Kettles, mash tuns, infants, etc

  • I'll fix the image when I get to a real computer. – Dean Brundage Mar 15 '10 at 15:40
  • Was this scorch in a direct fired mash tun? I am planning on building one and want to avoid this scenario. – brewchez Mar 17 '10 at 11:35
  • Yep, the wort under my screen got way too hot because my pick-up melted. See my blog: midnighthourbrewery.blogspot.com/2010/02/… – Dean Brundage Mar 17 '10 at 13:54
  • I tasted the beer, a pre-Prohibition lager, last week. I detected no hints of the scorching in aroma, appearance or flavor. Classic American pilsner is not a style that hides flaws and I am happy the burn did not come through. – Dean Brundage Mar 17 '10 at 20:29
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    I had to grind it off with my angle grinder. – Dean Brundage Mar 28 '10 at 1:10

If it's on stainless steel Bar Keepers Friend will clean off just about anything. I use this on my ss pots and pans and it works great (I try not to use it on mirror finished surfaces though).

You can find it at Bed Bath & Beyond, Walmart, the grocery store, just about anywhere.

EDIT: I also believe that Bar Keepers Friend is a glass cooktop cleaner, so it can def cut through some scorched on food/sauce/liquid.

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  • This may have worked eventually. I left a paste of BKF on the burn for a few hours and a little came off. – Dean Brundage Mar 28 '10 at 1:11

It's toxic as heck, but standard oven cleaner is your last stop. My progression would be:

  • One-Step/PBW
  • Barkeeper's Friend
  • Oven Cleaner (which you can thankfully use outside if it's not on your oven)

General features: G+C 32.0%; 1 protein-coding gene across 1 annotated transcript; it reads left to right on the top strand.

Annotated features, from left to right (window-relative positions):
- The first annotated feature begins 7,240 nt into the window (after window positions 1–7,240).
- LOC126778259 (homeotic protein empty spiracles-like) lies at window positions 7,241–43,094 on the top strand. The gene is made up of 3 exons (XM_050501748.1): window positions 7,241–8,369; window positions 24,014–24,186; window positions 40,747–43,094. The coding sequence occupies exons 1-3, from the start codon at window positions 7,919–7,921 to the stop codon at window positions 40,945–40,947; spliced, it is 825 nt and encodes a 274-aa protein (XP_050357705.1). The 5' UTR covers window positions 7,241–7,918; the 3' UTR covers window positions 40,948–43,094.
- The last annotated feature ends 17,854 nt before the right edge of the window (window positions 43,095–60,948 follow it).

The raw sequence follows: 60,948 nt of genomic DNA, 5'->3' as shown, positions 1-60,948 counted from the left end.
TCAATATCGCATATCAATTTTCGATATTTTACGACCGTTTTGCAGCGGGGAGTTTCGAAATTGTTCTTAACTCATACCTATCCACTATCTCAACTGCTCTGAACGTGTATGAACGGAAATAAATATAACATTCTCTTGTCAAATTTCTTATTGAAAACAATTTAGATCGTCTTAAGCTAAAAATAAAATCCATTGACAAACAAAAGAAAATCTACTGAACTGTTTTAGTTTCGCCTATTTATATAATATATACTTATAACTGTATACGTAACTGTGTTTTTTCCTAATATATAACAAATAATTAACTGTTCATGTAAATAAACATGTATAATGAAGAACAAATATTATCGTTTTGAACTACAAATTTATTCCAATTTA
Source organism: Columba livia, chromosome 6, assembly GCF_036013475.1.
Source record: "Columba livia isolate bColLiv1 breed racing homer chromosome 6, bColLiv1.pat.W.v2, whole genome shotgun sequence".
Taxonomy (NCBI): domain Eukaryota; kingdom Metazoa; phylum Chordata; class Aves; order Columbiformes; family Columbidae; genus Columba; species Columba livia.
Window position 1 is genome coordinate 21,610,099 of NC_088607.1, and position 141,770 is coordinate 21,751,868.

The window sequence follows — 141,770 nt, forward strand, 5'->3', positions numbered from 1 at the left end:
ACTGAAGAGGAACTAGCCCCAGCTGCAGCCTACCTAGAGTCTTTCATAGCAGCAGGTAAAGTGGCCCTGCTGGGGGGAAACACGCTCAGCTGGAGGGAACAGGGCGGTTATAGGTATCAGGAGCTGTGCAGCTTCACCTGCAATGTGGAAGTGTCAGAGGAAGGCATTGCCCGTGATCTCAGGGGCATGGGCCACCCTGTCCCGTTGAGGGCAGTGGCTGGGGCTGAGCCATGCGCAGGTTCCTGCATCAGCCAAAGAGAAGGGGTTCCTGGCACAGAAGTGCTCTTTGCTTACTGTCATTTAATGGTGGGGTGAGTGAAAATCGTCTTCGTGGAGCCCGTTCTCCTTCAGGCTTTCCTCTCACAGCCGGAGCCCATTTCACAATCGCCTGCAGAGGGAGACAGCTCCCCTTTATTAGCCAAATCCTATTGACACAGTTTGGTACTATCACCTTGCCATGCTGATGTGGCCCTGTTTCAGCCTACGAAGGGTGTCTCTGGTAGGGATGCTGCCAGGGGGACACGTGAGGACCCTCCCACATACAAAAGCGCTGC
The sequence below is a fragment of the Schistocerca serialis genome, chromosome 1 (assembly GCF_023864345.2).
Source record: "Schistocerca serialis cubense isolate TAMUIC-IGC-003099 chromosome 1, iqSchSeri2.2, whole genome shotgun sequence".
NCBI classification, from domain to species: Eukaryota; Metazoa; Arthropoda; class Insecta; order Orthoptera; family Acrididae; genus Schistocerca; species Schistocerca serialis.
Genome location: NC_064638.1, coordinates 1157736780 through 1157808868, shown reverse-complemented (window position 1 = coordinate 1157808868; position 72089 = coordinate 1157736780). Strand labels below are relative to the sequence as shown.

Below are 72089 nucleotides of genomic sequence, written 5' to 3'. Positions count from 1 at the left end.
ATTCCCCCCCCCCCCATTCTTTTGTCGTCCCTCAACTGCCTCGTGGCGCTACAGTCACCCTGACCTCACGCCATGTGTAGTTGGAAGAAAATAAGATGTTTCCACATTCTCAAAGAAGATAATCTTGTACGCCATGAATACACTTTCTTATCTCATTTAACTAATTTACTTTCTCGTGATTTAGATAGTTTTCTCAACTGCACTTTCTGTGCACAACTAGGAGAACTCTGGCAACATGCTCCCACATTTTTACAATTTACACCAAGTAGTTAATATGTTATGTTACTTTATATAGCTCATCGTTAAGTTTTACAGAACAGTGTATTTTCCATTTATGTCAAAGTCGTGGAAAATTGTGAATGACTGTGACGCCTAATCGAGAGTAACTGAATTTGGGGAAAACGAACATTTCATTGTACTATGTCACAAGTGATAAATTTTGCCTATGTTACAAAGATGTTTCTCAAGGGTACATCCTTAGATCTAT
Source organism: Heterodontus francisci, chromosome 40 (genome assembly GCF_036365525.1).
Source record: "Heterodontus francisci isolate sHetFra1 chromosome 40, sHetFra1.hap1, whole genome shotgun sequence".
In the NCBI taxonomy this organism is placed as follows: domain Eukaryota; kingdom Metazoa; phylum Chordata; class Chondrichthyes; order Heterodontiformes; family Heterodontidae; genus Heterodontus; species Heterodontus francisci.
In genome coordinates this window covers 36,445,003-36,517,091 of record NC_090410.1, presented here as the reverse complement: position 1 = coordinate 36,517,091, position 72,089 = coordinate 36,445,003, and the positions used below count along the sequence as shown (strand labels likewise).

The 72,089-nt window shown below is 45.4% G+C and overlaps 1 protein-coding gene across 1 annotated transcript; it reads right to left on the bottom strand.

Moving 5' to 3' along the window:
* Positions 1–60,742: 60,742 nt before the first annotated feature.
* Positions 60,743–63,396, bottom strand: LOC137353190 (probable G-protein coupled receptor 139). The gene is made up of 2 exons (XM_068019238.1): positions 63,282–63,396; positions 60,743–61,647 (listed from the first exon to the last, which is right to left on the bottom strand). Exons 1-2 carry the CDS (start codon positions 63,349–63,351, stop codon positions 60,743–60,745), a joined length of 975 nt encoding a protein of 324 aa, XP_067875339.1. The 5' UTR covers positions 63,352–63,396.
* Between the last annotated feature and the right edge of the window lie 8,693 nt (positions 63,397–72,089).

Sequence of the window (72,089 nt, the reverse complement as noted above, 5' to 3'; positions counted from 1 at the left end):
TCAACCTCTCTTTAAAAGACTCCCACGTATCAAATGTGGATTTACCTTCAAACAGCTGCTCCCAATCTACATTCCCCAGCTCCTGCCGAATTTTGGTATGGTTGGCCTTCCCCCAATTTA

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I think an angle grinder with an abrasive pad will do the trick. That method is somewhere between Barkeeper's Friend and oven cleaner.

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  • The bottom of my tun is nice & shiney now. – Dean Brundage Mar 28 '10 at 1:14
  • Power tools + brewing.... nice. – Rich Armstrong Apr 5 '10 at 13:20

I use PBW (Powdered Brewery Wash) and that gets everything off that I've ever used it for including scorching.

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  • Tried this one today without success. – Dean Brundage Mar 16 '10 at 2:59
  • Did you use hot water to mix with the PBW and let it soak overnight? That's always worked for me. Then you use a gentle scrub brush and everything comes off nicely. – Darknova306 Mar 16 '10 at 10:24
  • I used hot water and a four hour soak. A tiny bit came off. Even with hard scrubbing the burns didn't loosen their grip. – Dean Brundage Mar 16 '10 at 12:53

Try vinegar and baking soda. It works for pots and pans.

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  • This did not work either. – Dean Brundage Mar 17 '10 at 20:25

I'd try using the PBW as a scouring agent itself. Soak the pot with warm PBW for twenty minutes. Empty the kettle. Sprikle in some fresh PBW without adding additional water, and scrub with a green pad.

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  • A good soak with PBW did not work. – Dean Brundage Mar 28 '10 at 1:13

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